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Akaroa Harbour and Wharf. Photo Credit:

The South Island’s oldest town, Akaroa, was established by French and British colonists in 1840. This seaside village is New Zealand’s only French settlement, and it’s a picturesque place to discover some history, colonial architecture, gardens, gourmet dining and more.

“Akaroa” means “long harbour” in the local Kāi Tahu Māori dialect. Set on the eastern side of Banks Peninsula, with its spectacular volcanic scenery, Akaroa has a beautiful harbour and bays, ideal for kayaking, sailing or tours to see Hector’s dolphins, penguins and seals.

Driving out to Akaroa from Christchurch, you’ll pass Barry’s Bay, where they’ve been making cheese the traditional way since 1895. You can taste and buy cheese here, and watch cheese-making demonstrations every second day from October to May. Another good place to stock up on local delicacies, such as olives, is the Akaroa Farmer’s Market, open every Saturday from 9.30am-1.00pm in the Fletchers Hub park (next to the Akaroa 4 Square Super market) from October until Easter.

Akaroa Museum is small, but a great place to explore the colourful history of Akaroa and Banks Peninsula, with displays ranging from local Maori history to French history, with whaling, sawmilling and costume exhibitions.

Daly’s Wharf, built in the early 1860s, is a picturesque jetty, which some tourist boats depart from. It’s a popular leaping off point for a summer splash in the sea.

The Akaroa Harbour is a marine playground, perfect for a cruise or sailing trip. Various cruise options are available, from exploring the harbour to viewing or even swimming with Hector’s dolphins. Sea kayaking is also a good way to discover the best of Akaroa and its marine life. Akaroa Marine Reserve lies at the mouth of the harbour. Species that visit these waters include Hector’s dolphins, smaller whale species, seals, white-flippered penguins and albatrosses.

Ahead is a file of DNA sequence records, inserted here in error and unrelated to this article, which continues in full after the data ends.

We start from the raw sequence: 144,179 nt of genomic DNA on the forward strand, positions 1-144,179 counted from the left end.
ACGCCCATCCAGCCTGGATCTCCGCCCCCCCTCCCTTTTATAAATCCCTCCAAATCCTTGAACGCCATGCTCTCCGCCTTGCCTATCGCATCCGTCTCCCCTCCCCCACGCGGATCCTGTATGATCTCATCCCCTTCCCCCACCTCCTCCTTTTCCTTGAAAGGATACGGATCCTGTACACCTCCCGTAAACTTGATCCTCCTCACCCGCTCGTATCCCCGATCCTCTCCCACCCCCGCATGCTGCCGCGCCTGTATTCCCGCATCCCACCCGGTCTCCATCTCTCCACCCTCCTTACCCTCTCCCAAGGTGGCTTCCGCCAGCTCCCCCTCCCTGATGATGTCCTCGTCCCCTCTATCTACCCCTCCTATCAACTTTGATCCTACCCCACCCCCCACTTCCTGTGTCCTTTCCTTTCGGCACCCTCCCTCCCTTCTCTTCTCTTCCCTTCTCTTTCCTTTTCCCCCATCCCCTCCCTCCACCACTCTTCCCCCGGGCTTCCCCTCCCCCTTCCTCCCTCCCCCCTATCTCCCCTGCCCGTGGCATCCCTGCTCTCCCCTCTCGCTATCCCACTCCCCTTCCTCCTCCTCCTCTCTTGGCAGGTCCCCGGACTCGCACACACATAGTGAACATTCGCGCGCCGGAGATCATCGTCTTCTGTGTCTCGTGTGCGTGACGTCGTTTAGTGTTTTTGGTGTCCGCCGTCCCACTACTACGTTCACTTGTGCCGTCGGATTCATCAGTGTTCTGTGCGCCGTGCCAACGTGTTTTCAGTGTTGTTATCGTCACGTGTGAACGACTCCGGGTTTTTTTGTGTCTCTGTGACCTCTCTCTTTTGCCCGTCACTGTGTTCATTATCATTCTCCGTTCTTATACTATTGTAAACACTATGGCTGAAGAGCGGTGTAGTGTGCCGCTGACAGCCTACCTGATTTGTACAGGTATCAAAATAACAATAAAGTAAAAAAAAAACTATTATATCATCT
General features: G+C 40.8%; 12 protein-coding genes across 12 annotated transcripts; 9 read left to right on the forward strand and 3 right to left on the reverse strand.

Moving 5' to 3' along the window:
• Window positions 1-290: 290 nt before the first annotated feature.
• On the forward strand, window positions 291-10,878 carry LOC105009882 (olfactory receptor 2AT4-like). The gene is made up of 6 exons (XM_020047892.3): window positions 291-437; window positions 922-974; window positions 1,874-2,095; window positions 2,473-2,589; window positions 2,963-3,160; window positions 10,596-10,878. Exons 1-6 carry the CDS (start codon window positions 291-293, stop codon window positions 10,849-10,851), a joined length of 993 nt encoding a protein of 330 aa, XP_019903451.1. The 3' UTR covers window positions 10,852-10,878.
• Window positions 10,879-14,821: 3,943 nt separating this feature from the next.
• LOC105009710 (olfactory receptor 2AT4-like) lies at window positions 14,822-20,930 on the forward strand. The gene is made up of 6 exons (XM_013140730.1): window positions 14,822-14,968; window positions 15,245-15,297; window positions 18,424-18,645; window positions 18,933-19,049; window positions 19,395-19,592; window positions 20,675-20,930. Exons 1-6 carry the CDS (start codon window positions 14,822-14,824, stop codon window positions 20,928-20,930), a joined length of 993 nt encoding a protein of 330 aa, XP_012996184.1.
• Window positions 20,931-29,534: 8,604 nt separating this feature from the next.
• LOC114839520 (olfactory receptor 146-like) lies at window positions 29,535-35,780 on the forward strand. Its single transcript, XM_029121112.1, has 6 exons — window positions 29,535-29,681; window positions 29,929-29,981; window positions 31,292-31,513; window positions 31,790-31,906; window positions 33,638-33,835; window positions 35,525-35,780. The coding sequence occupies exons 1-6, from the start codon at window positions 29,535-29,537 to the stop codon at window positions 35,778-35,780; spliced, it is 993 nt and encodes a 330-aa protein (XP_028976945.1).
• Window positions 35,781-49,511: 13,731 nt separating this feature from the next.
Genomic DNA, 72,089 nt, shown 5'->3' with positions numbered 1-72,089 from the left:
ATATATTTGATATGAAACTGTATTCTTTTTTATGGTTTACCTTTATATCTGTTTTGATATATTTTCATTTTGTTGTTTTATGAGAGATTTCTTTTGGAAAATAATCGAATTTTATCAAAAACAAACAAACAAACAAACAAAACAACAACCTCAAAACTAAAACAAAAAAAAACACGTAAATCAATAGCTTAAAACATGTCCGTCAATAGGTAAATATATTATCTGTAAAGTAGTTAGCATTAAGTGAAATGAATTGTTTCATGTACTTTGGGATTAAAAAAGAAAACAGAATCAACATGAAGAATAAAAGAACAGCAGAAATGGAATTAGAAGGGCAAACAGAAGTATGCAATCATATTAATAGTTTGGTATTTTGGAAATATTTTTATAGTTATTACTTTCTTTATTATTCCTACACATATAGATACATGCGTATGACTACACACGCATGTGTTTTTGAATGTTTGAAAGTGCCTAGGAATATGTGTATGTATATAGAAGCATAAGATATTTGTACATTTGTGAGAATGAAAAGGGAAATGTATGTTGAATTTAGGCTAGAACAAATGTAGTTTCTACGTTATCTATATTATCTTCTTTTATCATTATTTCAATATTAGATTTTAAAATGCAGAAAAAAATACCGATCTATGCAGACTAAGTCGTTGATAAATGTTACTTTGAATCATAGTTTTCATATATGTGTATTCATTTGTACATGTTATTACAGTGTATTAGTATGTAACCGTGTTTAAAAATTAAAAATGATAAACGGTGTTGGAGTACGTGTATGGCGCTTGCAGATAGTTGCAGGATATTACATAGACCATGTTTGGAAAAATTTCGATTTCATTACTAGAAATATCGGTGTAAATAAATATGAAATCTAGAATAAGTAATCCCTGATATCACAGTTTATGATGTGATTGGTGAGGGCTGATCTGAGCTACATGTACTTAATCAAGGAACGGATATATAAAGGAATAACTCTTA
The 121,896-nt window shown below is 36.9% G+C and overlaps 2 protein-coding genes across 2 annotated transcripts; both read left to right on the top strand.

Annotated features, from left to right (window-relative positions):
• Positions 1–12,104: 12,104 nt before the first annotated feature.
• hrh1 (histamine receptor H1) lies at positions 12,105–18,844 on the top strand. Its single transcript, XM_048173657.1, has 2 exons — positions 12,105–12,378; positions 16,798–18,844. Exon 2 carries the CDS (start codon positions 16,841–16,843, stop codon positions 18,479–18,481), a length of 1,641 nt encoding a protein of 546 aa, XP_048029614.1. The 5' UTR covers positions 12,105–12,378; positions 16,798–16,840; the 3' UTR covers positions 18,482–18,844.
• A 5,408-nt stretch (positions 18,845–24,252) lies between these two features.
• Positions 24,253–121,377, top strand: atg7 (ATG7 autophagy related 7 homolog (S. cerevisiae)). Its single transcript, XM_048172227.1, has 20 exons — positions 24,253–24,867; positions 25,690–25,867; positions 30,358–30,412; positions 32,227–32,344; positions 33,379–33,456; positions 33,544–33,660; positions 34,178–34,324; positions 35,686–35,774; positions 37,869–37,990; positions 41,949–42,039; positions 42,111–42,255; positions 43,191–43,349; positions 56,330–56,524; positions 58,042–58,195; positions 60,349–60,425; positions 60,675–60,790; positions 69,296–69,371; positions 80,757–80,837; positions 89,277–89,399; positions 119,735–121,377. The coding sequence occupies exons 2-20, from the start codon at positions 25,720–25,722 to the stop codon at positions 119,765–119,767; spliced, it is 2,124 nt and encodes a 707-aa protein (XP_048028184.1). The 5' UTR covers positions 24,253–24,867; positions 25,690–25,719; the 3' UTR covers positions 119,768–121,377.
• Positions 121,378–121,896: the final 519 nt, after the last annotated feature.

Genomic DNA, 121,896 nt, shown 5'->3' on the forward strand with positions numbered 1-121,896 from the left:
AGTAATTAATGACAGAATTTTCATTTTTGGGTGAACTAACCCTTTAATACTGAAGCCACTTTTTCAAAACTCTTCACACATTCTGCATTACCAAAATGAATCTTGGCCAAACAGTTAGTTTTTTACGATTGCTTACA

Pōhatu Marine Reserve is centred round Flea Bay, on the south east side of Banks Peninsula, and is home to large penguin and seal colonies. It’s a rough 4WD drive out there, but if you take the Penguin Tour the trip out from Akaroa is included, with great scenic views, and pet sheep running to greet you. You will see Little Penguins in the wild, and may also see yellow-eyed penguins.

The Giant’s House is a whimsical house, with lovely gardens full of quirky sculptures and artworks. Wander amongst mosaic-work, statues, and imaginative follies, for an enchanting and magical experience. Take water and a camera, and finish up with a Devonshire Tea or ice cream at the outdoor cafe.

Banks Peninsula Track
Walking the Banks Peninsula Track. Photo credit: Shireen Helps

Dotted around the harbour’s edge are various beautiful beaches and secluded bays, great for a swim or just relaxing on the sand. There are many good walking and tramping tracks in the area. If you have two to four days, the Banks Peninsula Track gives walkers a real experience of backcountry New Zealand, with sheep dotted over rolling hills, cliffs with seals at the base, forests and fantails, and great sea views.

The Okains Bay Maori and Colonial Museum lies at Okains Bay, half an hour’s drive from Akaroa and an hour from Christchurch. There are amazing views from the winding Summit Road in the way there. The museum holds an interesting collection of Maori and colonial artefacts, along with a variety of historic and reconstructed buildings, Maori waka (canoe), a working smithy and more.

Where to stay


What to do in Akaroa

  • Go sea kayaking in the harbour
  • Visit the colony of White-flippered penguins at Pohatu
  • Look out for the rare Hector’s dolphins
  • Explore the town’s history at Akaroa Museum
  • Take a tour of the town’s historic sites
  • Enjoy a meal at one of the town’s many fine cafes
  • Visit Okains Bay and see Maori and European artefacts at the museum there
  • Explore spectacular coastline and bush on the Banks Peninsula Track

More info




Getting there

  • From Christchurch by road: 84km
Piwa perched